The Afghanistan PEACE Project has travelled extensively in the central highland provinces over the last four years. Our overall observations regarding Afghanistan's public rangelands, is that they have undergone a major conversion to rain-fed agricultural over the last 30 years; and this conversion is still occurring at a rapid rate today. Most of the best livestock wintering-area rangelands have already been lost; and the Ministry of Agriculture, Irrigation and Livestock (MAIL) is unable to control this conversion for both financial and technical reasons. Obviously, livestock producers have been and will continue to be the biggest losers from the conversion of public rangelands and the long-term prognosis is grim. Economically, this conversion is undependable as crops may only be successful in one year out of five. Conversion also leads to desertification because it removes the valuable drought-resistant native forage. Moreover, the decline in public rangelands represents a direct loss of species diversity for the country.

The PEACE Project has provided valuable input to the drafting of the rangeland law. Through a collaborative process lead by the UNEP, the development of the law has been productive. The UNEP produced a draft of the law in spring of 2007 at the request of the MAIL. The subsequent draft was postponed until the winter of 2007-8 so that additional field-based information could be used to improve it.

The first drafts were definitely biased towards settled livestock producers and the PEACE Project offered a nomadic herder perspective to the formation of the law. We felt that livestock producers that were based in villages would be assisted by the draft law due to recommendations to delegate management responsibility to "community rangeland associations" for nearby and province-wide rangelands. Herders such as the Kuchi, who move with their livestock, In Takhar sheep graze on a remaining piece of native rangeland surrounded by rain-fed wheat. Rangeland being plowed up for rain-fed wheat in Takhar however, were not well considered by the first drafts of the law. Furthermore, the vague use of the word "community" did not make it clear whether herders would be considered "rightful communities" for those areas that they have been using for many decades. We felt the definition of a community might be more explicitly defined so that it includes all livestock producers that depend on the rangelands of Afghanistan. Similarly, the definition for "Community Rangeland Association" excluded mobile populations of livestock producers since they were not considered residents in areas they used on a seasonal basis; or while en route to critical grazing lands.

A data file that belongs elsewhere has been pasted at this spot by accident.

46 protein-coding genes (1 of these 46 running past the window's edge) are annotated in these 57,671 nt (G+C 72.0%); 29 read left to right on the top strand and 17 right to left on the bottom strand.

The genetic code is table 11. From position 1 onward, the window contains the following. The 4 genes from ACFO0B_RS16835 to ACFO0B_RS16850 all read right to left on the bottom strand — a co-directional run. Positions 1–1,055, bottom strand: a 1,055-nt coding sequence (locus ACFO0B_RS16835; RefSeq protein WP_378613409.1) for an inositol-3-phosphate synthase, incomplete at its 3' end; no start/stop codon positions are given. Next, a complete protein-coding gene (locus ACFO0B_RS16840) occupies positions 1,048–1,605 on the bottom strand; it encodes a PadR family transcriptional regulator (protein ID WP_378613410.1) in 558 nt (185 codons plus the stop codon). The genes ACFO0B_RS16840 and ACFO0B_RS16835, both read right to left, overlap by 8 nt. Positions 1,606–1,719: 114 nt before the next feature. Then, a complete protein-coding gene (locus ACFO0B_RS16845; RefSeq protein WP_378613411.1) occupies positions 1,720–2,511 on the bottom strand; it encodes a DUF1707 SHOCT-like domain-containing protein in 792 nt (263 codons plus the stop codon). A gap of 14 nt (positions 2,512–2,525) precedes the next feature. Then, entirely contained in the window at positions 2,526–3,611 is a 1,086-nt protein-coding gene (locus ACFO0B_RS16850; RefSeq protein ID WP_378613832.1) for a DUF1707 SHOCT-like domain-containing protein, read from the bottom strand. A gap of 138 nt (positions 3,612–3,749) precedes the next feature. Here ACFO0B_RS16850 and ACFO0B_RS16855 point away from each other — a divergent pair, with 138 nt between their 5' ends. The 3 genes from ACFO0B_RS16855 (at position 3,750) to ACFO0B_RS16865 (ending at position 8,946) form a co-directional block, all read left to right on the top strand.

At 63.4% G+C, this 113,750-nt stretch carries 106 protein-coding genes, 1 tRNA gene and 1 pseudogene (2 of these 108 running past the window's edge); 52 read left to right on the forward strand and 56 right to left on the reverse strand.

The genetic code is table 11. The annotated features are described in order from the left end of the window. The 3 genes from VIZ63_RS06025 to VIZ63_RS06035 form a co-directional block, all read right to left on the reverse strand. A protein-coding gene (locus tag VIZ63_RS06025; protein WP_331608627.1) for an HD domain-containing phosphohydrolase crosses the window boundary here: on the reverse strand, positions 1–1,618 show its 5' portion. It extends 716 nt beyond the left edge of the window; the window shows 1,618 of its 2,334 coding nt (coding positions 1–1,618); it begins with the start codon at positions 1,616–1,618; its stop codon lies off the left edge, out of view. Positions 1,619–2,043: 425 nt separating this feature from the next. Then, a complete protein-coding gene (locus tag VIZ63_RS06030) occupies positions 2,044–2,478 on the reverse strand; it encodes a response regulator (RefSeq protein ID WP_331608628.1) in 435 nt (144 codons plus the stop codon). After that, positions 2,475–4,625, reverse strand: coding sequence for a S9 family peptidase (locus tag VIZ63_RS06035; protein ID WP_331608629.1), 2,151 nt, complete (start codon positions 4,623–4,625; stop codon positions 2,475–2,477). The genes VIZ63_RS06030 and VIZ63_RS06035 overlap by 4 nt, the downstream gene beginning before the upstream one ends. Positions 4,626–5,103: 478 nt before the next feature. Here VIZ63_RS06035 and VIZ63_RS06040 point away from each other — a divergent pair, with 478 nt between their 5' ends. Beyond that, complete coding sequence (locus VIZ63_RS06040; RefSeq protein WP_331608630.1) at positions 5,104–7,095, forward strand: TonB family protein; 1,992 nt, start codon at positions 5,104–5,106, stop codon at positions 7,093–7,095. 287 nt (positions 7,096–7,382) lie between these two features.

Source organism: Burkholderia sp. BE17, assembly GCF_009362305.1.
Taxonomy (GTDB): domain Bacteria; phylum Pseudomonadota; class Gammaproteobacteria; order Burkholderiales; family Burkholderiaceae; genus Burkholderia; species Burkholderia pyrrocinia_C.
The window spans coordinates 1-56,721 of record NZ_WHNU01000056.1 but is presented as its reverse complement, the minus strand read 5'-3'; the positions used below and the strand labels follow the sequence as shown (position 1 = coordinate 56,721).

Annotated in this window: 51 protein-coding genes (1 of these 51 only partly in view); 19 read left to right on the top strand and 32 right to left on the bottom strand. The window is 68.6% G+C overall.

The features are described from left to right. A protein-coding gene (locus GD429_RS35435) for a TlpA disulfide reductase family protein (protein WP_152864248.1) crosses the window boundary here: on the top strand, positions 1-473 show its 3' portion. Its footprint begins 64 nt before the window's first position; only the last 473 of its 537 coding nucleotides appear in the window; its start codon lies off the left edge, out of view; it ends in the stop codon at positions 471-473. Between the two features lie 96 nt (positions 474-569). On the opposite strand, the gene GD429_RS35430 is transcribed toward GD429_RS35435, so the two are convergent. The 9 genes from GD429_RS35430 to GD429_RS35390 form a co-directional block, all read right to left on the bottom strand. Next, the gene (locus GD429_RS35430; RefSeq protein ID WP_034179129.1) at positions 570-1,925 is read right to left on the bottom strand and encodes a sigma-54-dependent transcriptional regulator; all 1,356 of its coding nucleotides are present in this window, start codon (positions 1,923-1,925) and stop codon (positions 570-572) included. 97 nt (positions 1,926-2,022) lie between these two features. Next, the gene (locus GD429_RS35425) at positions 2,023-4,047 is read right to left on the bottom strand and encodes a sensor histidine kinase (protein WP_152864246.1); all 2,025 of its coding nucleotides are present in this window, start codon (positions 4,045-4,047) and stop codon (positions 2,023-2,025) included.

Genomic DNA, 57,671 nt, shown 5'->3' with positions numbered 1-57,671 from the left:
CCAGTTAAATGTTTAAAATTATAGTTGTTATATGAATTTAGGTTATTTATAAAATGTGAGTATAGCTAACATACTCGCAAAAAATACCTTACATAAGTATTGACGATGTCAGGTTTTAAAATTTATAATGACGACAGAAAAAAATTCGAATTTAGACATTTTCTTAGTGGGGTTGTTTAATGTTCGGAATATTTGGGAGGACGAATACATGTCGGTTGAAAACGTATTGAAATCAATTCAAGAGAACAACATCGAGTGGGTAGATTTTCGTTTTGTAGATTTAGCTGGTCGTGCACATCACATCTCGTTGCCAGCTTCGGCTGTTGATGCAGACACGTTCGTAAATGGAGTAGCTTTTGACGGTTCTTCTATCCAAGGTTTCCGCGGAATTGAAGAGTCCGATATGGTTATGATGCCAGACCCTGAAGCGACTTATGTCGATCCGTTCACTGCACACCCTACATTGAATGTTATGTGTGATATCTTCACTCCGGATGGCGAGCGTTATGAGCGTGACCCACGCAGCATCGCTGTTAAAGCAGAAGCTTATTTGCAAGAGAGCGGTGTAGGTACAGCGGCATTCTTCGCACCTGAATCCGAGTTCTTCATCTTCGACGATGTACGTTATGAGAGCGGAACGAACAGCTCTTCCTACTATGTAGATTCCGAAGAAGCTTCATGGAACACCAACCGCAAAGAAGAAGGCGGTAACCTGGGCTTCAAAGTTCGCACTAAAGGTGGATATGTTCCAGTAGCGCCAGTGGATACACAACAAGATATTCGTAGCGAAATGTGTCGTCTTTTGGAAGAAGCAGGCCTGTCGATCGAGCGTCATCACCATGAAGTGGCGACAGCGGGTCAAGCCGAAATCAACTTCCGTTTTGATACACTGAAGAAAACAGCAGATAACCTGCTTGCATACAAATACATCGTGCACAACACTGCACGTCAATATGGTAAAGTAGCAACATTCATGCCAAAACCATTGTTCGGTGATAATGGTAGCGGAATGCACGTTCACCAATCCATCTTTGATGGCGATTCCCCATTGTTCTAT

While no one seems to argue the role that livestock production plays in promoting economic stability in Afghanistan, helping nomadic herders to raise animals more effectively, by safe-guarding their access rights to public rangelands, seemed to be lacking in the draft law. Comments such as these and others have now been incorporated and addressed in the most recent draft of the rangeland law. In this instance, USAID funding is helping to address policy issues from the ground up. While focusing on the extensive livestock production issue, the PEACE Project is gaining insight into ways to highlight the economic role that this segment of the population plays in Afghanistan.

Public Rangelands are obviously a very complex resource to properly conserve and manage. On top of the complex relationships produced by the wars in Afghanistan, there are also some serious ethnic tensions and political motivations that will be difficult to negotiate as we attempt to establish the wise use of Afghanistan's rangelands, by all livestock producers. Click the following link to see a current Land Cover map showing the different types of rangelands found in Afghanistan.